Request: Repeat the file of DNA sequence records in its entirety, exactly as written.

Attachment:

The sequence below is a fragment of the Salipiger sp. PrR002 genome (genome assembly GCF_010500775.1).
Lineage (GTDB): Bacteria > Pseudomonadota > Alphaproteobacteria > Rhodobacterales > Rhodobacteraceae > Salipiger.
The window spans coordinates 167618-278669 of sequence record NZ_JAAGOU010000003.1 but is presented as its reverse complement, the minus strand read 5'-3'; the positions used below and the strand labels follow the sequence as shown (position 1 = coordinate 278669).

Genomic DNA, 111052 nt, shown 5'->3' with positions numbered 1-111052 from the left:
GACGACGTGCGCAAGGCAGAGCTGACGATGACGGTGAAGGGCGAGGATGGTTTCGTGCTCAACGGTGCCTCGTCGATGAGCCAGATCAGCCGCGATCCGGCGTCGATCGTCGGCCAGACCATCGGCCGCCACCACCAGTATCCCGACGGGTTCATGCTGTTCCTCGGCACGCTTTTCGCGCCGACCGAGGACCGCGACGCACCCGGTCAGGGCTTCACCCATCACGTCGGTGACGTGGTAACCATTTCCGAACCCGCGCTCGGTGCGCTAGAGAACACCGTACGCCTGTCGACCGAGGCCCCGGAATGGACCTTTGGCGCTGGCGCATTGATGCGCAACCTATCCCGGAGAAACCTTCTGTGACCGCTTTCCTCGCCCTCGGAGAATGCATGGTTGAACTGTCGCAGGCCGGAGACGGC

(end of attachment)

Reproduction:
The sequence below is a fragment of the Salipiger sp. PrR002 genome (genome assembly GCF_010500775.1).
Lineage (GTDB): Bacteria > Pseudomonadota > Alphaproteobacteria > Rhodobacterales > Rhodobacteraceae > Salipiger.
The window spans coordinates 167618-278669 of sequence record NZ_JAAGOU010000003.1 but is presented as its reverse complement, the minus strand read 5'-3'; the positions used below and the strand labels follow the sequence as shown (position 1 = coordinate 278669).

Genomic DNA, 111052 nt, shown 5'->3' with positions numbered 1-111052 from the left:
GACGACGTGCGCAAGGCAGAGCTGACGATGACGGTGAAGGGCGAGGATGGTTTCGTGCTCAACGGTGCCTCGTCGATGAGCCAGATCAGCCGCGATCCGGCGTCGATCGTCGGCCAGACCATCGGCCGCCACCACCAGTATCCCGACGGGTTCATGCTGTTCCTCGGCACGCTTTTCGCGCCGACCGAGGACCGCGACGCACCCGGTCAGGGCTTCACCCATCACGTCGGTGACGTGGTAACCATTTCCGAACCCGCGCTCGGTGCGCTAGAGAACACCGTACGCCTGTCGACCGAGGCCCCGGAATGGACCTTTGGCGCTGGCGCATTGATGCGCAACCTATCCCGGAGAAACCTTCTGTGACCGCTTTCCTCGCCCTCGGAGAATGCATGGTTGAACTGTCGCAGGCCGGAGACGGC